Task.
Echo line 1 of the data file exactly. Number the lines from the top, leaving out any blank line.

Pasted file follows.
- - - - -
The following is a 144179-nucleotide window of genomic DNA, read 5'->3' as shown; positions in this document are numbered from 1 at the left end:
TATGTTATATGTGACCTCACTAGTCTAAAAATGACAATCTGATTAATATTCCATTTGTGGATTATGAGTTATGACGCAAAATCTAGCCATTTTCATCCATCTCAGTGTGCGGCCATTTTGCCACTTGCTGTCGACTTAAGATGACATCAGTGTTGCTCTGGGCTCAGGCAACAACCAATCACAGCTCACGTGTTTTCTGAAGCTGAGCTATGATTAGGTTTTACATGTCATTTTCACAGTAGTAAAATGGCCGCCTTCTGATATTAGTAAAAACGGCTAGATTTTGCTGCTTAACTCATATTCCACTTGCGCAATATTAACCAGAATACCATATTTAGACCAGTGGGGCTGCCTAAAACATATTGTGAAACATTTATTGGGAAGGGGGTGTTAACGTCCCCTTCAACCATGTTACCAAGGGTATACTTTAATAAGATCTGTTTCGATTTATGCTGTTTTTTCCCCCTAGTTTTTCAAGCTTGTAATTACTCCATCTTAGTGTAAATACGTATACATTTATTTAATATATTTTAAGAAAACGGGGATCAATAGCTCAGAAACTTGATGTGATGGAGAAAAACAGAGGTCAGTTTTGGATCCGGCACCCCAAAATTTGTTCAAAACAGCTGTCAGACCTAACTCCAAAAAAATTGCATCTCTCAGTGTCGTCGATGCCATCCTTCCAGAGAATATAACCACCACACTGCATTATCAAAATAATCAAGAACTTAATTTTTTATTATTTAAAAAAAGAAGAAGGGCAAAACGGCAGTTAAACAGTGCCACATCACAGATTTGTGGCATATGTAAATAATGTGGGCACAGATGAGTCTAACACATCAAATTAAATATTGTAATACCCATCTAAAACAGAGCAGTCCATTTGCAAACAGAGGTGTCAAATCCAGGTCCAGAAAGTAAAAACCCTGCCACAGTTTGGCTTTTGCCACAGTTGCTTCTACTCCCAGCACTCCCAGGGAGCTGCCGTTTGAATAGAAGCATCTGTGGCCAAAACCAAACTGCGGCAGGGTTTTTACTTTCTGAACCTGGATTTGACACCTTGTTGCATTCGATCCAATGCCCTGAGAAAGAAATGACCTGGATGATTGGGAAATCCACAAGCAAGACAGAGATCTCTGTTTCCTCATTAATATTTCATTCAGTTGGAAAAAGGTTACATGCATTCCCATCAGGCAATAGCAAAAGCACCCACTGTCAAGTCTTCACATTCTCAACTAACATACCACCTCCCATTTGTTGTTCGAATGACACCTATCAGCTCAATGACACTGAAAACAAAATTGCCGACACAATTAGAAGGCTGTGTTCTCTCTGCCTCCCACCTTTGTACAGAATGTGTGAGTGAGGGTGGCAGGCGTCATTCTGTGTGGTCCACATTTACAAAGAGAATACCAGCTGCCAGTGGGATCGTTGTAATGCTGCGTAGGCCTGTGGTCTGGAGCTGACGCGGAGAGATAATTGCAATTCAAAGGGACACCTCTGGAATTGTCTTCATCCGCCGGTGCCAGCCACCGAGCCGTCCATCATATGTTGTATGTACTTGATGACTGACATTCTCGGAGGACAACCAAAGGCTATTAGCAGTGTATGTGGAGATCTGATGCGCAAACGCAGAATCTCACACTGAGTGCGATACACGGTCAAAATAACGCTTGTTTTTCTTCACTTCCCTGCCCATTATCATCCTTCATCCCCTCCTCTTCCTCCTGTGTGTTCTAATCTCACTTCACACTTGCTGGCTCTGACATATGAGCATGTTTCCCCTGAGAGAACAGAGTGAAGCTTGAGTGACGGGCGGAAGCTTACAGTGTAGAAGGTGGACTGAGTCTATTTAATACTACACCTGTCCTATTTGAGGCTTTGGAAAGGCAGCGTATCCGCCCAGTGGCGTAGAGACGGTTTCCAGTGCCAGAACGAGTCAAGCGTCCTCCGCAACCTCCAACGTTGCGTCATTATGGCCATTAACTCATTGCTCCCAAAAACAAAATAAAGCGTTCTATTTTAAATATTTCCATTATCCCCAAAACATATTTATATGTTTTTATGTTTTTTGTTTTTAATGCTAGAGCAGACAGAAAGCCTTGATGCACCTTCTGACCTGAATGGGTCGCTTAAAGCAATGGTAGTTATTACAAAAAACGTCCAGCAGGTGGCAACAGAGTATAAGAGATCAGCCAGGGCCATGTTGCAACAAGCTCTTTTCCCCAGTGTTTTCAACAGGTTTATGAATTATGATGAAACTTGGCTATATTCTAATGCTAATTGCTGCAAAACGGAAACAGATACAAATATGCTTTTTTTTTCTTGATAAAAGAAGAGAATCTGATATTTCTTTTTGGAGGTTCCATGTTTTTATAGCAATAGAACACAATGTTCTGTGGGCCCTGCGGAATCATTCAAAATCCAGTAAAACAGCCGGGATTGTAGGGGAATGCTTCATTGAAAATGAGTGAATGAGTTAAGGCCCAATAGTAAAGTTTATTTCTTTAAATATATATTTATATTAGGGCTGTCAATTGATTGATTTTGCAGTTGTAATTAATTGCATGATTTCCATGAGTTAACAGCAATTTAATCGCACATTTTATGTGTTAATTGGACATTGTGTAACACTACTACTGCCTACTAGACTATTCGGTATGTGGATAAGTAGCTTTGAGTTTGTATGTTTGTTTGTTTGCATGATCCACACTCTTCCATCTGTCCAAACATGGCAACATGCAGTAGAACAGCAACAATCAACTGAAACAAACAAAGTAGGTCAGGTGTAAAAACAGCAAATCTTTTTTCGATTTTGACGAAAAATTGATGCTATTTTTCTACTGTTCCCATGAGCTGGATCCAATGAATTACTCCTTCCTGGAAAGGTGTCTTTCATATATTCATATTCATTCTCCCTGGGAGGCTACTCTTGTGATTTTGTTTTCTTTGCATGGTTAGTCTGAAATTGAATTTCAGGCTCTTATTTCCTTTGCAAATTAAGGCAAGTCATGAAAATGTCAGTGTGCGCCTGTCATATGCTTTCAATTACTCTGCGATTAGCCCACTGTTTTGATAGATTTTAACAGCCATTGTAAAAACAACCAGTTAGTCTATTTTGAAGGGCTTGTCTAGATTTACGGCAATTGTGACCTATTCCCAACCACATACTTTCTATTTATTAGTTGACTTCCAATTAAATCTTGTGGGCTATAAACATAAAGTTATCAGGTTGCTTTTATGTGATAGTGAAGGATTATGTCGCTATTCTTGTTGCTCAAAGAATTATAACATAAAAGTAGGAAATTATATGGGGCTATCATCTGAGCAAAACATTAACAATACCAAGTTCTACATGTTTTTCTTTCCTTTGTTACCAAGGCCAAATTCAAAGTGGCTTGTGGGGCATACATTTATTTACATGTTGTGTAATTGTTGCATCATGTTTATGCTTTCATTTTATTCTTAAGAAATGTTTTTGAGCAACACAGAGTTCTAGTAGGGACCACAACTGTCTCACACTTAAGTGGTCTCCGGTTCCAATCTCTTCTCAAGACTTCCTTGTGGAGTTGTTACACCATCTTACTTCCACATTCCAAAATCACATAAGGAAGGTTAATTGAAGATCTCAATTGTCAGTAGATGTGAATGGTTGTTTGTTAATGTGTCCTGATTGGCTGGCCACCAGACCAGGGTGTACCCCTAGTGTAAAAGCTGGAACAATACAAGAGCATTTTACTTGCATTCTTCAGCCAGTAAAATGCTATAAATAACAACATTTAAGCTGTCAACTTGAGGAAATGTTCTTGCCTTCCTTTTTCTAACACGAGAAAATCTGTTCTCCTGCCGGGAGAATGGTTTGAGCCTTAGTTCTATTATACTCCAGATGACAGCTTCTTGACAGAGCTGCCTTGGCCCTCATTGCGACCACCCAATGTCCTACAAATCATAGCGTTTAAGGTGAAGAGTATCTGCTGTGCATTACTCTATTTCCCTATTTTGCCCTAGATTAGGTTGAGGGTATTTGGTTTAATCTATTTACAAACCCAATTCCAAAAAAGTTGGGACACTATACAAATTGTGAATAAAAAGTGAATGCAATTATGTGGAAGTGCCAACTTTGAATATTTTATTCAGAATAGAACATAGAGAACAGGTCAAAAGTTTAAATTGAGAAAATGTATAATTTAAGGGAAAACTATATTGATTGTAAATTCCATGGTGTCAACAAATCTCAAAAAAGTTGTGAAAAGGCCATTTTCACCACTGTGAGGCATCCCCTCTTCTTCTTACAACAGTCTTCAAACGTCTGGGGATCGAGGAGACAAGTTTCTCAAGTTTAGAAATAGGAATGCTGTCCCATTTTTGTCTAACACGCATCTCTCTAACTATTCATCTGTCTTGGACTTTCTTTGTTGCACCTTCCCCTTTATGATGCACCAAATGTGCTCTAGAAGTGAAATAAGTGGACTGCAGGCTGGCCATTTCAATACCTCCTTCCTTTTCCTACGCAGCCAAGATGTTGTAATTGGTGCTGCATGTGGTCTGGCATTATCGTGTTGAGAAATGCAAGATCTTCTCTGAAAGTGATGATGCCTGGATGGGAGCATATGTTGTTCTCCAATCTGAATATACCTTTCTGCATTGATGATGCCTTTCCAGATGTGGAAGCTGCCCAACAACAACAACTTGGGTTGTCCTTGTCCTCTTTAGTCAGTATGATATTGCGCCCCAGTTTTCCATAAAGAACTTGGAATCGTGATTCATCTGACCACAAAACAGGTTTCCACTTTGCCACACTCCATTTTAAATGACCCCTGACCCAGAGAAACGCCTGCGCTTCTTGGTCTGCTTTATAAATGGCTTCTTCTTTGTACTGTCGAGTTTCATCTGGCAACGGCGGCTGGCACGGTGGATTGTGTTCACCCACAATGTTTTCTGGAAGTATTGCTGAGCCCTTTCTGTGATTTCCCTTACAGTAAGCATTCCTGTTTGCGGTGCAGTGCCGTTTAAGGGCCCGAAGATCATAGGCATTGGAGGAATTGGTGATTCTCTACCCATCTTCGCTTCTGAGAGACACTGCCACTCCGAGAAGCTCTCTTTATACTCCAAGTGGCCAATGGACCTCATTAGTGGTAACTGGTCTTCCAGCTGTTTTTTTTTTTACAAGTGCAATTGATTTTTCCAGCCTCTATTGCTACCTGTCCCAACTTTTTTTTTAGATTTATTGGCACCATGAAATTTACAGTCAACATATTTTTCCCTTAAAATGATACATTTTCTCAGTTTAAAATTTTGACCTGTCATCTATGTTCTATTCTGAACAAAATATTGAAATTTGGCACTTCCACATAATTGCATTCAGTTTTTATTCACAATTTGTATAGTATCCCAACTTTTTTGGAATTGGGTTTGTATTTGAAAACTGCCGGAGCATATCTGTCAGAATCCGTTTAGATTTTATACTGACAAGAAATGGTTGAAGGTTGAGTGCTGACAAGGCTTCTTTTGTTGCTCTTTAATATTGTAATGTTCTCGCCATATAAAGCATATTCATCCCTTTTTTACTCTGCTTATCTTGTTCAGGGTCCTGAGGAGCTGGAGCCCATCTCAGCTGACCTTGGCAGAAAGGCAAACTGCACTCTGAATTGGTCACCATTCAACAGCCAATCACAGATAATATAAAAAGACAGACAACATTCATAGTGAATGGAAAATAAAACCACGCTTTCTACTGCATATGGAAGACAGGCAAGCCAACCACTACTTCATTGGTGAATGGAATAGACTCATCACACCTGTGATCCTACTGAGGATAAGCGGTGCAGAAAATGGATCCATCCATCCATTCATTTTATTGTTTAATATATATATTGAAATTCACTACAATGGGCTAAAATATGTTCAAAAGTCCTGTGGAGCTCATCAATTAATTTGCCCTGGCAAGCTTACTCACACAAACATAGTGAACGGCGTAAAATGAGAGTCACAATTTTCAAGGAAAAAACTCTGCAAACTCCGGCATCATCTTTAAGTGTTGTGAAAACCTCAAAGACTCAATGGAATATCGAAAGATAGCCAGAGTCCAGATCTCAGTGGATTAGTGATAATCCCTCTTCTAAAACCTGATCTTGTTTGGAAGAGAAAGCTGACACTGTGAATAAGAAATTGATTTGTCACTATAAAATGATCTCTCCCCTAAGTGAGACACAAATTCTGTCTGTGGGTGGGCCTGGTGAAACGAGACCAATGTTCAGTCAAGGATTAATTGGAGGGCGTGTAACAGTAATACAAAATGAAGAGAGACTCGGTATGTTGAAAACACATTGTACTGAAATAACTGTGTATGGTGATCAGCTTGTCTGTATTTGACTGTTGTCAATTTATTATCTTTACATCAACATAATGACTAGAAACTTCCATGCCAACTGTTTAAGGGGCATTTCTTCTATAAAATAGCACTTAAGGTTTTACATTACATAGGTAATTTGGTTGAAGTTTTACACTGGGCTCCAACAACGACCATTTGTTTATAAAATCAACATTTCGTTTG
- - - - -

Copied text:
The following is a 144179-nucleotide window of genomic DNA, read 5'->3' as shown; positions in this document are numbered from 1 at the left end: